WeWork’s valuation target continues to fall: now below $15 billion and on its way to perhaps rest as low as $10 billion. At the same time, WeWork’s private valuation has been rated, at least t one point, as high as $47 billion.
The surprising drop comes as the firm’s parent company made an announcement, at the end of the week, it is planning to make a handful of changes to its corporate governance structure. The goal, of course, is to set this foundation before launching its highly-anticipated IPO. And, of course, this is also happening at a time when investing concern is also on the rise.
Indeed, The We Co amended its original S-1 filing, to change its high-vote stock from 20 votes to only 10 votes per share. This will, effectively, shorten WeWork CEO Adam Neumann’s voting power. Before making this move, Neumann had major control of the company’s voting rights: through his Class B and Class C shares, with both of these carrying 20 votes per share (compared with one vote per share of Class A stock).
In addition to this, The We Company also went so far as to cut out a key provision that would have allowed for Neumann’s wife, Rebecca, to head up the search for his replacement (should the need arise, whether by disability or death or other means). Instead, though, the WeWork board will now be in charge of choosing this successor. As a matter of fact, the new filing now states “no members of Adam’s family will sit on our board.”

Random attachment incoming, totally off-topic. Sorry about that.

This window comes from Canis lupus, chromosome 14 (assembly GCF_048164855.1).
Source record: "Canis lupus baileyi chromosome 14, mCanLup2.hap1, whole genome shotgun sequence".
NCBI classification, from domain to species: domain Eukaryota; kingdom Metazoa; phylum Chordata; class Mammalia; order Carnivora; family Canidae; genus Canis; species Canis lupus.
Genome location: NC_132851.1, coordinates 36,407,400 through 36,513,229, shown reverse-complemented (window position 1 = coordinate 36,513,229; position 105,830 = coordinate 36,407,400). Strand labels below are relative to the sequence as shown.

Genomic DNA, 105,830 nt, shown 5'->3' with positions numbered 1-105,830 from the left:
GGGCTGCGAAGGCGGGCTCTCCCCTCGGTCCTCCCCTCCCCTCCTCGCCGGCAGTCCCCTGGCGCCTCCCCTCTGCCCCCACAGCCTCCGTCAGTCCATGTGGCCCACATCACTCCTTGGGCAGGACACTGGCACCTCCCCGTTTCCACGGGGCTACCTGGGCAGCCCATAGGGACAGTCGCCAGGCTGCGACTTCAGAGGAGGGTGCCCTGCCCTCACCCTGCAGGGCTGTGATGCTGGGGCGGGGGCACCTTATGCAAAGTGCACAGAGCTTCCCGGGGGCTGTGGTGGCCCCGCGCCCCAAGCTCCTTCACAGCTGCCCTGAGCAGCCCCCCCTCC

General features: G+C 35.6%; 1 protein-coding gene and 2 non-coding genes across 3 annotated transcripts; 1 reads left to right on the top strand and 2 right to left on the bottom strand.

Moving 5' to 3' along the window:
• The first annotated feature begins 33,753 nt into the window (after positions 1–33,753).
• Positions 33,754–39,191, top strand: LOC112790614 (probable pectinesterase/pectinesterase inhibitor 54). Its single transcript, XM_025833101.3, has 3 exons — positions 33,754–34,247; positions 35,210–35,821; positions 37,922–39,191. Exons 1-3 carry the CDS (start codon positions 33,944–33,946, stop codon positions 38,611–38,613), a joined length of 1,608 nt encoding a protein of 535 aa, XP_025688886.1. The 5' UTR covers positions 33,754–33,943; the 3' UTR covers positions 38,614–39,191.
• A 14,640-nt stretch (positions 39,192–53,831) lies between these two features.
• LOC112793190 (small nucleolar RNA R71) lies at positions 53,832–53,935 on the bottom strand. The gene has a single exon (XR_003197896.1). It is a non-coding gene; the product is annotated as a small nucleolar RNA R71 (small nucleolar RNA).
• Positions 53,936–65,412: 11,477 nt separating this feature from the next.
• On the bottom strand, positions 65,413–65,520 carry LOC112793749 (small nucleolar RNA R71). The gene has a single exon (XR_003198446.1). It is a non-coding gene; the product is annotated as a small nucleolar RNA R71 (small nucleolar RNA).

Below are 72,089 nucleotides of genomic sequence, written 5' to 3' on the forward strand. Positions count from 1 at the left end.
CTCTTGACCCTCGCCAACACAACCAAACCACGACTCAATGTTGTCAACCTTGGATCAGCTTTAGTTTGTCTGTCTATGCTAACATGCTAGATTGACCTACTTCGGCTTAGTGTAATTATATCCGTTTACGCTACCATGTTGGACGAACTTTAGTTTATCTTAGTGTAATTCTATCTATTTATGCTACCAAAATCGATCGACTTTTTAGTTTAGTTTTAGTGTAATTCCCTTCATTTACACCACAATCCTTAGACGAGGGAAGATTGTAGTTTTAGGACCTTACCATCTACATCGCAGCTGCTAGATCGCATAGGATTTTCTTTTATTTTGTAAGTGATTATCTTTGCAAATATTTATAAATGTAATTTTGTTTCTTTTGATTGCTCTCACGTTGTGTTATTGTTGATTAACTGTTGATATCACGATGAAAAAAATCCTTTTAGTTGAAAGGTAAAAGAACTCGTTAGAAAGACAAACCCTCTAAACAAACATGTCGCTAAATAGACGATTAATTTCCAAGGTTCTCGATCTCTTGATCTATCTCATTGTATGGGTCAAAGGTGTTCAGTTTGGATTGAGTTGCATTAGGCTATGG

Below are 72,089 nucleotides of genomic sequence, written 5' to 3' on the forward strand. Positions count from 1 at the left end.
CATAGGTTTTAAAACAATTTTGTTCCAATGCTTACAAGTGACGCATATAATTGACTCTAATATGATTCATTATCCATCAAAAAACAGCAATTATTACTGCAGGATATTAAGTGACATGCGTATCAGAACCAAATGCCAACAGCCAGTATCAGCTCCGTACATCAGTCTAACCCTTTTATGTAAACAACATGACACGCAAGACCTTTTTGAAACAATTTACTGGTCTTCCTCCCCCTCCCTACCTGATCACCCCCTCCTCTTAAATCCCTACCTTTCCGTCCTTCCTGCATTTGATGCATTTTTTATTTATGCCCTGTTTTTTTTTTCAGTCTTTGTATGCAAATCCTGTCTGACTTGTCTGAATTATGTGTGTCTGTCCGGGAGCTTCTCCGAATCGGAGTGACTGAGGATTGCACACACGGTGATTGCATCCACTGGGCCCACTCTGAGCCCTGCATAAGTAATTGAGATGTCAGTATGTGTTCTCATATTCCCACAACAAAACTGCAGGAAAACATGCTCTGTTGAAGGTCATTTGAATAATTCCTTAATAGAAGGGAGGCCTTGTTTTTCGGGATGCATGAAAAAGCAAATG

This new filing also addresses company concerns of Mr. Neumann’s control of the company as well as recent sales of stock. For example, Neumann previously controlled the majority of WeWork’s voting rights and then raised $700 million by selling—and, more importantly, borrowing against his—company stocks. In fact, Neumann charged the company almost $6 million to use the “We” trademark. On top of this, he also owns—either in part or full—several companies who lease four WeWork properties. This has the obvious potential to be a major conflict of interest (since he is technically both the landlord and the tenant). This arrangement, alone, generates several million dollars.
At the end of the day, Neumann agreed to limit the amount of stock he can sell in year two and three of the IPO, at an equivalent of no more than 10 percent of his present shareholdings.